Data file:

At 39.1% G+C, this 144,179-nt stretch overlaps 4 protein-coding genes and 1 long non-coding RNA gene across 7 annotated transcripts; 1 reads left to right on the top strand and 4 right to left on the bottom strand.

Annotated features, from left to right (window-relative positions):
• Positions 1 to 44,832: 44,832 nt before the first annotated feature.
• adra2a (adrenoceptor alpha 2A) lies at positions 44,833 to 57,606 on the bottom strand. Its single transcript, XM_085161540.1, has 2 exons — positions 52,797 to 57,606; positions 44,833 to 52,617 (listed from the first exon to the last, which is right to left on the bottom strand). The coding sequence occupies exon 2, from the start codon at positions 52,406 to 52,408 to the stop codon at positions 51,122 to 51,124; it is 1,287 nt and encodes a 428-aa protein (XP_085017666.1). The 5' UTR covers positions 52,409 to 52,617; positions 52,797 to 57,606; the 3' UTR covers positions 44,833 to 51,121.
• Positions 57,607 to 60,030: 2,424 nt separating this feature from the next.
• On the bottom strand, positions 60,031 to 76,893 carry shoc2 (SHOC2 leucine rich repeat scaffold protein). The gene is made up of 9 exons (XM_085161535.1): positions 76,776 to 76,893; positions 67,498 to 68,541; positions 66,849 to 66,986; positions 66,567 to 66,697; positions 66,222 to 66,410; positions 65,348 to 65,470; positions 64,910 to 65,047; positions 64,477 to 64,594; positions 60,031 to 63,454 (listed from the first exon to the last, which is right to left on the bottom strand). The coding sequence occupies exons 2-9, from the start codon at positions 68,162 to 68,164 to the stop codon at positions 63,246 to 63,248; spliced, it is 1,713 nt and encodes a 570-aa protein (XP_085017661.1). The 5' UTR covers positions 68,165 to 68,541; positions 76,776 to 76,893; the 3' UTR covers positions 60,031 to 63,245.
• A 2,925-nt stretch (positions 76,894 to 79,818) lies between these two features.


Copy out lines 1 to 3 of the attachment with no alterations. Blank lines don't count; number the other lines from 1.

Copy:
At 39.1% G+C, this 144,179-nt stretch overlaps 4 protein-coding genes and 1 long non-coding RNA gene across 7 annotated transcripts; 1 reads left to right on the top strand and 4 right to left on the bottom strand.

Annotated features, from left to right (window-relative positions):
• Positions 1 to 44,832: 44,832 nt before the first annotated feature.